Blizzard, you can have your epic gamplay. You can have your fun and entertaining games. But you can also make better decisions about the representation of women in your games. (I’m not even going to touch Heroes or SC or Diablo with a ten-foot pole since I have 0 interest in Heroes, I’ve only played a little SC in my life and haven’t touched D3 since last year.)

If anyone thinks I’m overreacting, rest assured that I’m not. I’m not even angry. I’m disappointed, troubled and resigned, but I’m still playing World of Warcraft and playing around with Hearthstone for the time being. Just because I’ve learned that there is a sexist culture at Blizzard that comes from the top isn’t going to cause me to go running into the night, mostly because I’d always suspected that. (And if I hadn’t, Metzen’s “it’s a boy’s trip” comment at the last BlizzCon would have tipped me off. (See Fan #16’s Q/A section.))

You know what, though? Of all the reasons to quit, this is a really good one. I’ve already seen two people on my Twitter feed decide that this was the straw that broke the camel’s back.

Cynwise has been a fantastic community resource. Osephala’s been a great player that I’ve personally played with off and on for years. I commend them for taking the steps they feel they need to after Pardo’s comments, but the community will be worse off without them both.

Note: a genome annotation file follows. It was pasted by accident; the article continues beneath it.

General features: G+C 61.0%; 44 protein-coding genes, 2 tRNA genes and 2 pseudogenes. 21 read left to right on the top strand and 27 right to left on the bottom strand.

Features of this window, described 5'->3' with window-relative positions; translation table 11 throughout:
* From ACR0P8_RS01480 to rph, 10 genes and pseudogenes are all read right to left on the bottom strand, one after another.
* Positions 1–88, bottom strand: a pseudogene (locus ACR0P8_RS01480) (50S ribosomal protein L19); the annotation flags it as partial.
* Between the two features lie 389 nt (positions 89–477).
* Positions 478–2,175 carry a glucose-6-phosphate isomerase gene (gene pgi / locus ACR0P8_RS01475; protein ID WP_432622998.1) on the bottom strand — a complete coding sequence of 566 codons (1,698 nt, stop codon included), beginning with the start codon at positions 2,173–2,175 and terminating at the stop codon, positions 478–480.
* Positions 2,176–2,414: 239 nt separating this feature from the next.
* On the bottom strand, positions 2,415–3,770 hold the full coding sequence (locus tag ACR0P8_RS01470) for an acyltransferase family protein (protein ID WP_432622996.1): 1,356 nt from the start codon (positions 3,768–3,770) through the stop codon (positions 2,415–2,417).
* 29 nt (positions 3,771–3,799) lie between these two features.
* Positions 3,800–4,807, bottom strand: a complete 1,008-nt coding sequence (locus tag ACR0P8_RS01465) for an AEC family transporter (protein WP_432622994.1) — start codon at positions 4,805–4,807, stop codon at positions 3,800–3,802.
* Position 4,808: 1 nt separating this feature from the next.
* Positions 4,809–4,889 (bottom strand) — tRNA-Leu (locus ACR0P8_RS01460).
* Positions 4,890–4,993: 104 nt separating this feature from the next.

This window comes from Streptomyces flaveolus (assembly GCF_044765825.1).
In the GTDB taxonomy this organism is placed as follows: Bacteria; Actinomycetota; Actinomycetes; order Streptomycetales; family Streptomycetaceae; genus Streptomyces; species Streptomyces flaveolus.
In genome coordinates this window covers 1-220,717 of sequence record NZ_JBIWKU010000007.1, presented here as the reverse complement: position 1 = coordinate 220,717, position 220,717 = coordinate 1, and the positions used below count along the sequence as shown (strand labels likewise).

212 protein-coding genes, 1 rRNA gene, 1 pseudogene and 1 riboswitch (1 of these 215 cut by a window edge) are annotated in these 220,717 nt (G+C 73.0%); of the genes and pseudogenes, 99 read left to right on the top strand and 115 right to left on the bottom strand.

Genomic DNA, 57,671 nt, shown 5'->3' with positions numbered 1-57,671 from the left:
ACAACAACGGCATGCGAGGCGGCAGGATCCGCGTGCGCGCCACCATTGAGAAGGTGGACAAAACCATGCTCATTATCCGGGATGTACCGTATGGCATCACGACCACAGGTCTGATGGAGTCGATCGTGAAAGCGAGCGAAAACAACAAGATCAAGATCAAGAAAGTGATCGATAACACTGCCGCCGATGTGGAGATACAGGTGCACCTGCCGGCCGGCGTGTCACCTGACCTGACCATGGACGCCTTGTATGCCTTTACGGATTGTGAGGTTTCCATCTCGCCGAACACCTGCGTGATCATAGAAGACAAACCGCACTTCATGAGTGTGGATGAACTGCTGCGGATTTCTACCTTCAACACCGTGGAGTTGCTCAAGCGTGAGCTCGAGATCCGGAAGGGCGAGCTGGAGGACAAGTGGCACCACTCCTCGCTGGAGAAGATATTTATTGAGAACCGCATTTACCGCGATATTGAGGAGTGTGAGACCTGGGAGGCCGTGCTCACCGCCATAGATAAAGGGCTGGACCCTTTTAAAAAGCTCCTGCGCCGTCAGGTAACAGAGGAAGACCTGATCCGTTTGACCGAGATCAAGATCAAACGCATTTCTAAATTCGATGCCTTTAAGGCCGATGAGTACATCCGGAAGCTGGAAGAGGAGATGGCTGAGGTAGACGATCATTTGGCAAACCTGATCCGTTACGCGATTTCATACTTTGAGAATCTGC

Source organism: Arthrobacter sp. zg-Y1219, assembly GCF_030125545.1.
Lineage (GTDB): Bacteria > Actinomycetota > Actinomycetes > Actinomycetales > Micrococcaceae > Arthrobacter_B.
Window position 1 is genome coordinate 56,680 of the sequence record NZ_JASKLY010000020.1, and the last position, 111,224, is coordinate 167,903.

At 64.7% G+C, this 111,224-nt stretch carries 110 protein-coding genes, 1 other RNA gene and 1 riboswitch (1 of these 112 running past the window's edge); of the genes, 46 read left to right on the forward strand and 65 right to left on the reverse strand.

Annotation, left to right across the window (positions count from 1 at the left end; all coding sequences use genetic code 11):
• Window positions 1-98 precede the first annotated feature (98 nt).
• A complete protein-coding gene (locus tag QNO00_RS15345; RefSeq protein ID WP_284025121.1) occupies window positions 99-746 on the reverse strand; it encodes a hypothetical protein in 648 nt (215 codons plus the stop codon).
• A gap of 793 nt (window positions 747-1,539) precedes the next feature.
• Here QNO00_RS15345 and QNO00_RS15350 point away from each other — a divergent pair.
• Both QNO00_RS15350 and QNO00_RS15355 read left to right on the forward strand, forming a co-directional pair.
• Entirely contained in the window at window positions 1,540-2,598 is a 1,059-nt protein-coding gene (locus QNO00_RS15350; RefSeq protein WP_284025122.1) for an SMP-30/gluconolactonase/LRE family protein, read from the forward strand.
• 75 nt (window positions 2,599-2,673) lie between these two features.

As a former guild master, it’s ingrained in me that if someone leaves, someone will be around to replace them eventually. There’s churn. But losing Cynwise? Big blow for the community. Losing Osephala? That’s one more talented player the community will need to do without. In this day of boosted 90s with clueless yahoos behind them, the community can ill-afford to lose the good ones.

Since I’ve come back to WoW, I’ve been buying one month of game time as I go, because it’s a tentative re-entry to the game. In the two and a half months since I’ve been back, I haven’t ever been so pleased I’m not on a recurring subscription and, to be honest, my future in this game is in doubt. (For this and other reasons, but anyhow.)

So… confirmation of what I’ve always thought — Blizzard is a boy’s club. Representation of women doesn’t matter to them. Social responsibility doesn’t matter to them. Hiring more women doesn’t matter to them. It’s nice to know this stuff for sure, but it’s pretty disappointing that this is where they stand. They could be so much more and that’s what’s so disheartening about all of this. The wasted potential just makes me sad.

*** ETA: Here’s a link to a video of the response the article was based on. It doesn’t really change my mind, but definitely have a look. ***

(Please do bear in mind the comment policy here at Kurn’s Corner. Thanks!)

21 Replies to “Pondering Pardo's Unpardonables”